Suma et al. (29), Pym et al. (30) and Carter et al. (31) were the first to report the use of the right gastroepiploic artery (RGEA) in coronary artery surgery. At the beginning of the 90s, the RGEA was the third most used arterial graft, after the two IMA, but it later fell into disuse, because of the wide acceptance of the radial artery. The radial artery is used for coronary artery surgery as a free graft and nowadays, has largely replaced the venous grafts that are used in a similar fashion. Good long-term results were reported from the revival of its use by Acar et al. (32). Tatoulis et al. (33) proved 94% patency after the first year and 89% after four years. In the conclusion of the same study, apart from the type of graft, the patency was also associated with the target vessel, as well as with the degree of stenosis of the vessel. In the latter case, the four year patency of the radial artery, when the vessel stenosis was >80%, was 92%. Otherwise, it was 83%. The poorest patency was seen in anastomoses of a moderately stenotic right coronary artery with a pedicled or free right IMA, or with a radial artery. This observation could provide justification for the recommendation of Suma et al. (29) to use a venous graft in such cases. In these days of drug eluting stents, it might be preferable to carry out supplementary angioplasty after reperfusion of the left system in cases with a moderately diseased right coronary artery.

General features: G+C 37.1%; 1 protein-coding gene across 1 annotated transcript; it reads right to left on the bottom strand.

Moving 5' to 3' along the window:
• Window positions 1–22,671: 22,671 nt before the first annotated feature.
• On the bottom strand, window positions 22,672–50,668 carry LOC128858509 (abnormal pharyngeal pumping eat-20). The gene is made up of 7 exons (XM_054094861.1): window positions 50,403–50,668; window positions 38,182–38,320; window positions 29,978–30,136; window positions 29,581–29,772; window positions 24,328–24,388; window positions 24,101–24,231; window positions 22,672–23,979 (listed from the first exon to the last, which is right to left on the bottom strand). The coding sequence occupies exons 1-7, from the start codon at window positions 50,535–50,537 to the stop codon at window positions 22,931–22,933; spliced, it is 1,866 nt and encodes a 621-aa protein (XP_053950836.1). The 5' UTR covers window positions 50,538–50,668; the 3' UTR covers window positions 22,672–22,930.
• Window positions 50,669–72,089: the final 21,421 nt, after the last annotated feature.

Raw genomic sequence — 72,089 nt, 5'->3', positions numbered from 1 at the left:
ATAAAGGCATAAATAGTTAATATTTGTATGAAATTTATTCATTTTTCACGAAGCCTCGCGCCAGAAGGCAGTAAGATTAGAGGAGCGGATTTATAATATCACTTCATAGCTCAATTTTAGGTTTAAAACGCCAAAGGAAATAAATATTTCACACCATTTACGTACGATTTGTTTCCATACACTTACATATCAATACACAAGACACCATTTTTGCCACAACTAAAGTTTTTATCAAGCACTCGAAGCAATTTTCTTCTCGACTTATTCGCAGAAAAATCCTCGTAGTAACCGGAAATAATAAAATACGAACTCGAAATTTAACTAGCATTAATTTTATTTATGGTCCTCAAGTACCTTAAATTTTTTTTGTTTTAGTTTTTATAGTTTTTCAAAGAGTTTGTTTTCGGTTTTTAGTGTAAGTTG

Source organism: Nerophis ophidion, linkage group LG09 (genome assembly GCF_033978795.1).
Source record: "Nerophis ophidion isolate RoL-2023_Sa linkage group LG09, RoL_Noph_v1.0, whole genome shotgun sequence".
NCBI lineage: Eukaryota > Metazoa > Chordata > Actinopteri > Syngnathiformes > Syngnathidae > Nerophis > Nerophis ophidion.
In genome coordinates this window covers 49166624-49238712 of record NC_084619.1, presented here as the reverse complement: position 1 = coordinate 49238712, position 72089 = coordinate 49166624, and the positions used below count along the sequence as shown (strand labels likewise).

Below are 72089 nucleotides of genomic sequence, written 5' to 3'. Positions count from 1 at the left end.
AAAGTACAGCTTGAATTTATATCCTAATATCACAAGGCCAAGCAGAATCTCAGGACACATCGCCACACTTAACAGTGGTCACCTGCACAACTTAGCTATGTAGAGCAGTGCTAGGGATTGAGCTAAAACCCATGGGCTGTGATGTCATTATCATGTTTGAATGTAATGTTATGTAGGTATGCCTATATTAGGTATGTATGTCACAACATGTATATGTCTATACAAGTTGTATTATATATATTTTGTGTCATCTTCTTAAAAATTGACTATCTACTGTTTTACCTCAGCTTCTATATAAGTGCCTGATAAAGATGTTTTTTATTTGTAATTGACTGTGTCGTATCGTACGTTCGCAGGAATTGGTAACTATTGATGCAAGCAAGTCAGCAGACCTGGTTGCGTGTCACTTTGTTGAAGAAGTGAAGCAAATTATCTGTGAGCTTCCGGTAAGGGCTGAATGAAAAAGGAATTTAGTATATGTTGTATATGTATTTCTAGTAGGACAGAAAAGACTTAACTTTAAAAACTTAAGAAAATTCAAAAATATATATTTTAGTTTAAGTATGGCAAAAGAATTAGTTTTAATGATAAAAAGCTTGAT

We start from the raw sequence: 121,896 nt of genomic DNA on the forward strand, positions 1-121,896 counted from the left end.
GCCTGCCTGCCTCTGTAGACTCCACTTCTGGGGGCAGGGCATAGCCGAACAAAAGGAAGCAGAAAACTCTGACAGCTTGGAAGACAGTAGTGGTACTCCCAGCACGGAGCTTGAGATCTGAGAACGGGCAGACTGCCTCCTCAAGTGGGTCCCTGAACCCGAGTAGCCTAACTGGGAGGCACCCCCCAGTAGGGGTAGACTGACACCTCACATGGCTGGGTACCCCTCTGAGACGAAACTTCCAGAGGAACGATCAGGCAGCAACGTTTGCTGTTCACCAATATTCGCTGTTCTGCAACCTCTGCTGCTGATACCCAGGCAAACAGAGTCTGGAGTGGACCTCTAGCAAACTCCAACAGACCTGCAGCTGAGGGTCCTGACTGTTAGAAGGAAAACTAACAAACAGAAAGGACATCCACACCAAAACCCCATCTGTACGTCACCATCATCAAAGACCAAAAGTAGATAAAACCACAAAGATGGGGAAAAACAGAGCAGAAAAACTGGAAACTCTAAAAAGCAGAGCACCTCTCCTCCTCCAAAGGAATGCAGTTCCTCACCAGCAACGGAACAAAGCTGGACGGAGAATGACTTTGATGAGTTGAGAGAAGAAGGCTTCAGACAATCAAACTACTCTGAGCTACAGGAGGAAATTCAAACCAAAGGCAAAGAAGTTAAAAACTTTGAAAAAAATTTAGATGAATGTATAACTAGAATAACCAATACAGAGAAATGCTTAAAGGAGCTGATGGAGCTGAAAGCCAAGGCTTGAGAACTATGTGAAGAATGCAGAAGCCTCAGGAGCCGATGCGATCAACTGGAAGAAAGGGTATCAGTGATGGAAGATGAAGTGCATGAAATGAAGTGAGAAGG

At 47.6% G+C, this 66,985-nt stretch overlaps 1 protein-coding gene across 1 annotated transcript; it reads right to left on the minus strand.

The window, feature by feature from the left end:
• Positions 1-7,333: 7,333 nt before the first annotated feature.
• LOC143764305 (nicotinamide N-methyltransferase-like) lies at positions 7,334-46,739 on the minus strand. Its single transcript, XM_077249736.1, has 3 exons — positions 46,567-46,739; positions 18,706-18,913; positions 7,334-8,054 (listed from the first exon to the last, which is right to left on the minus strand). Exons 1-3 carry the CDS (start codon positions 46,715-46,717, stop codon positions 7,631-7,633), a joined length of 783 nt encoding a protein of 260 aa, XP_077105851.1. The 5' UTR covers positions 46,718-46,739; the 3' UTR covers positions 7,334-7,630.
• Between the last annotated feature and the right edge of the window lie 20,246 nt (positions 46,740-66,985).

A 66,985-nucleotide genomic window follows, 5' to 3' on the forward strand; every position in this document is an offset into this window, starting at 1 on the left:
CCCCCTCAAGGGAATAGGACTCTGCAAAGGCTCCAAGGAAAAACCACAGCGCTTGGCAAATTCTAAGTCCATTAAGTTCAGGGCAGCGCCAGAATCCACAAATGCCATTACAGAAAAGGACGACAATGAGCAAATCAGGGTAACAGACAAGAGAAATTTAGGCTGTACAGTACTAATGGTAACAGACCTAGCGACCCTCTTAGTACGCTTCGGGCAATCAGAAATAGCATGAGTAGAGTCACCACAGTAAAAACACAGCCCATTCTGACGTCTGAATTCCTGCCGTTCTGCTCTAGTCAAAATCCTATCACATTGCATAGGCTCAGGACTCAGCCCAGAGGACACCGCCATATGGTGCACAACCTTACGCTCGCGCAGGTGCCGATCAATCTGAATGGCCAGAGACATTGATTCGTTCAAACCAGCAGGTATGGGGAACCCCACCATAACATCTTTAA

Atheromatous lesions of the ascending aorta in patients who are undergoing coronary ByPass surgery are seen in about 13% of cases (34). Additionally, given that one third of patients who undergo coronary ByPass nowadays, are aged over 70 years and fraction that is tending to increase the problem of manipulating, the ascending aorta is likely to become even greater than at present (Data Analysis of the Society of Thorac Surgeons National Cardiac Surgery Database). The avoidance of any manipulation of the ascending aorta, using the technique of OPCAB and the aorta-non-touch technique, leads to excellent results, minimizing or eliminating the incidence of stroke or aortic dissection (35).